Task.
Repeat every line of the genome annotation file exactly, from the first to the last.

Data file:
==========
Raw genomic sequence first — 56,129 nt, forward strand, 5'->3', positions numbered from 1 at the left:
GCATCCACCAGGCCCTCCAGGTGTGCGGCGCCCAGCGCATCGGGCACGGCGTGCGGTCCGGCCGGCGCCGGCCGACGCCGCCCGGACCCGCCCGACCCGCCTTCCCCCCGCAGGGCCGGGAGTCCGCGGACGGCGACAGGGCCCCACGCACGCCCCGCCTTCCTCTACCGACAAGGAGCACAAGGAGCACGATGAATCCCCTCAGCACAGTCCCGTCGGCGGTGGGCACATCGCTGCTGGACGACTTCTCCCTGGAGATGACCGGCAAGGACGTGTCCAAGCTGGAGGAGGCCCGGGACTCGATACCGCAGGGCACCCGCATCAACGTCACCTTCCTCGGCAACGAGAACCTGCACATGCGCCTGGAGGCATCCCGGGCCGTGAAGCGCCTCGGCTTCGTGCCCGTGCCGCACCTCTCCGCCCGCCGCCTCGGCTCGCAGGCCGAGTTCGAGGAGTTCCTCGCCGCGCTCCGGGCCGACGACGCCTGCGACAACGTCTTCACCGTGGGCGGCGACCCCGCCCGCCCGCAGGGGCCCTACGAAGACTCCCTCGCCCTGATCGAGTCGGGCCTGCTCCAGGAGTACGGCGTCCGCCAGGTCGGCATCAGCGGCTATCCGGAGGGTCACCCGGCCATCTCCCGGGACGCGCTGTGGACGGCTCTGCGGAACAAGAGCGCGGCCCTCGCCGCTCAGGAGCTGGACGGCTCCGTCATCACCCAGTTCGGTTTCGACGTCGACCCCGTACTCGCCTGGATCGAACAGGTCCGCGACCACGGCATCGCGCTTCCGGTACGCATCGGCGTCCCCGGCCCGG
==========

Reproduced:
Raw genomic sequence first — 56,129 nt, forward strand, 5'->3', positions numbered from 1 at the left:
GCATCCACCAGGCCCTCCAGGTGTGCGGCGCCCAGCGCATCGGGCACGGCGTGCGGTCCGGCCGGCGCCGGCCGACGCCGCCCGGACCCGCCCGACCCGCCTTCCCCCCGCAGGGCCGGGAGTCCGCGGACGGCGACAGGGCCCCACGCACGCCCCGCCTTCCTCTACCGACAAGGAGCACAAGGAGCACGATGAATCCCCTCAGCACAGTCCCGTCGGCGGTGGGCACATCGCTGCTGGACGACTTCTCCCTGGAGATGACCGGCAAGGACGTGTCCAAGCTGGAGGAGGCCCGGGACTCGATACCGCAGGGCACCCGCATCAACGTCACCTTCCTCGGCAACGAGAACCTGCACATGCGCCTGGAGGCATCCCGGGCCGTGAAGCGCCTCGGCTTCGTGCCCGTGCCGCACCTCTCCGCCCGCCGCCTCGGCTCGCAGGCCGAGTTCGAGGAGTTCCTCGCCGCGCTCCGGGCCGACGACGCCTGCGACAACGTCTTCACCGTGGGCGGCGACCCCGCCCGCCCGCAGGGGCCCTACGAAGACTCCCTCGCCCTGATCGAGTCGGGCCTGCTCCAGGAGTACGGCGTCCGCCAGGTCGGCATCAGCGGCTATCCGGAGGGTCACCCGGCCATCTCCCGGGACGCGCTGTGGACGGCTCTGCGGAACAAGAGCGCGGCCCTCGCCGCTCAGGAGCTGGACGGCTCCGTCATCACCCAGTTCGGTTTCGACGTCGACCCCGTACTCGCCTGGATCGAACAGGTCCGCGACCACGGCATCGCGCTTCCGGTACGCATCGGCGTCCCCGGCCCGG